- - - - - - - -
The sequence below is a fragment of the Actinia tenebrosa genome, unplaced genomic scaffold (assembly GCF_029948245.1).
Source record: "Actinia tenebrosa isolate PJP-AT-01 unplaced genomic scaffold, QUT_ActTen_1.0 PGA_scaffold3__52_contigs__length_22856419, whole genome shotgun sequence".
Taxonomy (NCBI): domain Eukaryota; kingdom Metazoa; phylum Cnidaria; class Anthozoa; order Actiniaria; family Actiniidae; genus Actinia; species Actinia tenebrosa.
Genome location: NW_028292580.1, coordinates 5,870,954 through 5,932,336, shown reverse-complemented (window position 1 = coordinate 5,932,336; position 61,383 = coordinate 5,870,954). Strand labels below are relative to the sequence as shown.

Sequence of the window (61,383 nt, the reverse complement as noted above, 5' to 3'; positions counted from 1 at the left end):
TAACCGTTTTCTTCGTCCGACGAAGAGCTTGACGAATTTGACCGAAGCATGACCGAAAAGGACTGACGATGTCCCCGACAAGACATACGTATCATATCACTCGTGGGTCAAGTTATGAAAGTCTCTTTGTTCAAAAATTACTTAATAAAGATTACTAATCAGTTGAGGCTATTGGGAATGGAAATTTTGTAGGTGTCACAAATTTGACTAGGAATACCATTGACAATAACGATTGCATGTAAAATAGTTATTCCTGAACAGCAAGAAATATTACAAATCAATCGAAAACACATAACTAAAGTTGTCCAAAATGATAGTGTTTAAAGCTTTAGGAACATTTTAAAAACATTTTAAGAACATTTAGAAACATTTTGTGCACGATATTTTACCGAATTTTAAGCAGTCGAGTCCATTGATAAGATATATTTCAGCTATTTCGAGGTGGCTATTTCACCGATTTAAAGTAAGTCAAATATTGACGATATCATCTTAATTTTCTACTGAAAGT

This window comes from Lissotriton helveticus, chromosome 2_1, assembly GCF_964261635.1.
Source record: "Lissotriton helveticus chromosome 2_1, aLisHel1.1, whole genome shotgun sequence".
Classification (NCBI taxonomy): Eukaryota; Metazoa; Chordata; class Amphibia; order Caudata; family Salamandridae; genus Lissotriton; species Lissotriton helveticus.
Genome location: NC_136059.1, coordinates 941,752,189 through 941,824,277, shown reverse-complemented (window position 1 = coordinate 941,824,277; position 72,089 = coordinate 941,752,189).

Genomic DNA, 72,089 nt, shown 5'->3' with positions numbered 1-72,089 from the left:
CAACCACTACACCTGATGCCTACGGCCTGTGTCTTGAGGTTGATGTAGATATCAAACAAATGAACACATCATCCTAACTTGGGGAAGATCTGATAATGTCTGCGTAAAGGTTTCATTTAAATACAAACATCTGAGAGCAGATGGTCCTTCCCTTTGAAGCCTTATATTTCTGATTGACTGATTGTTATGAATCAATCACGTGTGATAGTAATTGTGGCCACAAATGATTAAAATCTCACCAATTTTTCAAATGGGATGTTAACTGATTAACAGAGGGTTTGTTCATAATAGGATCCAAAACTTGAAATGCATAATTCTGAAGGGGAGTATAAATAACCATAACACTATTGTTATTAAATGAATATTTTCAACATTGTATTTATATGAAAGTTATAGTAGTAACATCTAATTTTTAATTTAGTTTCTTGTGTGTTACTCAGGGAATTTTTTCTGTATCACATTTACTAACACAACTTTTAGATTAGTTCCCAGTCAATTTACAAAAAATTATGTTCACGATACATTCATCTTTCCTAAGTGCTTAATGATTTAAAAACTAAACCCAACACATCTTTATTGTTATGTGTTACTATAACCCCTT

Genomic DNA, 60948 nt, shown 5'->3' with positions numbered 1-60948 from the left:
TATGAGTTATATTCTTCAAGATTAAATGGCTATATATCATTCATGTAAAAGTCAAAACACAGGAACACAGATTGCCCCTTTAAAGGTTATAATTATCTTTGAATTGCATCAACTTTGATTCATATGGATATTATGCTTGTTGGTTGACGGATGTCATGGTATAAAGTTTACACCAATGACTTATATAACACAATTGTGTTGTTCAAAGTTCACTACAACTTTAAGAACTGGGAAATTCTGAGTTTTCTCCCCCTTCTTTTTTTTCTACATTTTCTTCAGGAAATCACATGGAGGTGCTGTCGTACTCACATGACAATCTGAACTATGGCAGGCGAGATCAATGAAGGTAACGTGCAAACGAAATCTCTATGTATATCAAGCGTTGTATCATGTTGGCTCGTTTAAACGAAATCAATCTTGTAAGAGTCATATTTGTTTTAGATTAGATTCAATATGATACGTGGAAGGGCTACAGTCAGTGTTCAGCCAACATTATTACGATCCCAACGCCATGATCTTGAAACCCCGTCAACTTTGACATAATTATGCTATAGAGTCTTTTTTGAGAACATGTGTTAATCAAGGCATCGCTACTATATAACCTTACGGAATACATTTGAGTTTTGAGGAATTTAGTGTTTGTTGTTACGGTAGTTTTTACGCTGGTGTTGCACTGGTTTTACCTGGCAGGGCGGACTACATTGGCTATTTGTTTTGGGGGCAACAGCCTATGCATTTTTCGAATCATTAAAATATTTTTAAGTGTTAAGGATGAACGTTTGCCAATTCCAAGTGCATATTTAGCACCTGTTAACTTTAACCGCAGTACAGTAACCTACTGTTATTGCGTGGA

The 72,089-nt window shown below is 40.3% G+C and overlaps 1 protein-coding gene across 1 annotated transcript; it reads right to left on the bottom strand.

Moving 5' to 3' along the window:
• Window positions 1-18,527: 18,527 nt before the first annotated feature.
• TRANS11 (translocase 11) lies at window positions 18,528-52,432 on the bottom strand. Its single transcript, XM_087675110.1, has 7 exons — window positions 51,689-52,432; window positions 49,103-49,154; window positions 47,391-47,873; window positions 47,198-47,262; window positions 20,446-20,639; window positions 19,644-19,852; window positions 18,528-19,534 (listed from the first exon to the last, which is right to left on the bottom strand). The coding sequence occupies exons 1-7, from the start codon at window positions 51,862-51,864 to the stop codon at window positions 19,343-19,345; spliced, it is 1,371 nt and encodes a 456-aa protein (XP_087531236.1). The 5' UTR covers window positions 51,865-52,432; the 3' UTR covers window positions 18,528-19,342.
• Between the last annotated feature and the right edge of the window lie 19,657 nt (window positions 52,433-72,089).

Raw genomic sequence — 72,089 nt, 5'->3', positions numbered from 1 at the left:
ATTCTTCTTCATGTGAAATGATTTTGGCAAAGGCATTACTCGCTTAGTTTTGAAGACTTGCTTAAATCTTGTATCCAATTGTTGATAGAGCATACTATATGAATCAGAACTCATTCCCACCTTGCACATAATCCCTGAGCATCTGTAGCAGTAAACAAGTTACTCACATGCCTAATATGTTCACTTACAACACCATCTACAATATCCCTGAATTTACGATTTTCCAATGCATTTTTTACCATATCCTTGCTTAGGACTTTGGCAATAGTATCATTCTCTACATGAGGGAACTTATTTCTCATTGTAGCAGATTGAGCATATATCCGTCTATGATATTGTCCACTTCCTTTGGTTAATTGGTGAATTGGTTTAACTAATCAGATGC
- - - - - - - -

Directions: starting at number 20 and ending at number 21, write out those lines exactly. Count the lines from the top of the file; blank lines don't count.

Raw genomic sequence — 72,089 nt, 5'->3', positions numbered from 1 at the left:
ATTCTTCTTCATGTGAAATGATTTTGGCAAAGGCATTACTCGCTTAGTTTTGAAGACTTGCTTAAATCTTGTATCCAATTGTTGATAGAGCATACTATATGAATCAGAACTCATTCCCACCTTGCACATAATCCCTGAGCATCTGTAGCAGTAAACAAGTTACTCACATGCCTAATATGTTCACTTACAACACCATCTACAATATCCCTGAATTTACGATTTTCCAATGCATTTTTTACCATATCCTTGCTTAGGACTTTGGCAATAGTATCATTCTCTACATGAGGGAACTTATTTCTCATTGTAGCAGATTGAGCATATATCCGTCTATGATATTGTCCACTTCCTTTGGTTAATTGGTGAATTGGTTTAACTAATCAGATGC